In Gothenburg, Sweden, a ship has set sail to run Israel’s blockade of Gaza, in a reprise of a now common activist tactic. At the same time, an Iranian ship has set sail from Bander Abbas to relieve the Saudi coalition’s blockade of Yemen, which has half the country on the brink of starvation.

Both blockades arise in what much of the international community regards as “non-international armed conflict” (NIAC). [The reasoning for both characterizations as NIACs is quite strained, in my view.]

In a new post at OpinioJuris, I discuss the legality of the Saudi blockade, showing that much previously neglected state practice supports the use of blockades in NIACs. Indeed, the only time it has been argued that such actions are illegal is in relation to the Gaza blockade. But the international community’s acceptance of the Yemen blockade (though not necessarily the particulars of its administration) shows that any potential anti-blockade norm has failed to materialize.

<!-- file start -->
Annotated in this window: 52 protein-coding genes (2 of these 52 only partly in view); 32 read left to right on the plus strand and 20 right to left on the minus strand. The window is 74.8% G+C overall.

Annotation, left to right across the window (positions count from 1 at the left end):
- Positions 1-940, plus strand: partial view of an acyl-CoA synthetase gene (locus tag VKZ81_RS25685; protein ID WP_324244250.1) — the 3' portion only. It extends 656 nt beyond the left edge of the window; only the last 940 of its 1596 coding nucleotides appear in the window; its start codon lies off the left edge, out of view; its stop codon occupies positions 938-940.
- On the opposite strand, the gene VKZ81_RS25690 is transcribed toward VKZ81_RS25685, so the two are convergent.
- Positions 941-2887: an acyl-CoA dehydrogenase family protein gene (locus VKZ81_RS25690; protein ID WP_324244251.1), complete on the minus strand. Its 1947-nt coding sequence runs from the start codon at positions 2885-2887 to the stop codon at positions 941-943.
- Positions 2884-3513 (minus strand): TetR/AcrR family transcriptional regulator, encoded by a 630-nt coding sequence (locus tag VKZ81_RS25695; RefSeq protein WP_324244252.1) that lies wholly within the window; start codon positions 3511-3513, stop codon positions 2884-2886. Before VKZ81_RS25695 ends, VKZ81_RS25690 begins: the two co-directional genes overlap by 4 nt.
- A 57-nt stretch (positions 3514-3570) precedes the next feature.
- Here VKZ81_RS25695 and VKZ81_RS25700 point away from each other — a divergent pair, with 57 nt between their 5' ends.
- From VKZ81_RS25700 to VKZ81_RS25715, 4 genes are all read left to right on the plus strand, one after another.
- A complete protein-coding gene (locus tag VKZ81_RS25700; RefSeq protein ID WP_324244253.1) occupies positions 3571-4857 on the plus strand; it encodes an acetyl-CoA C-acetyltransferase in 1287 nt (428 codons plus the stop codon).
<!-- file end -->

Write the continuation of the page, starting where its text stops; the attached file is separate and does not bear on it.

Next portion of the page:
One wonders whether the new Gaza flotilla will meet a different response from the international community, now that it has remembered that blockade is legal. One also wonders whether the Yemen blockade, which by Oxfam’s description of it has turned it into what one would elsewhere call “the world’s largest open air prison” will manage to get half the international attention as the Gaza one.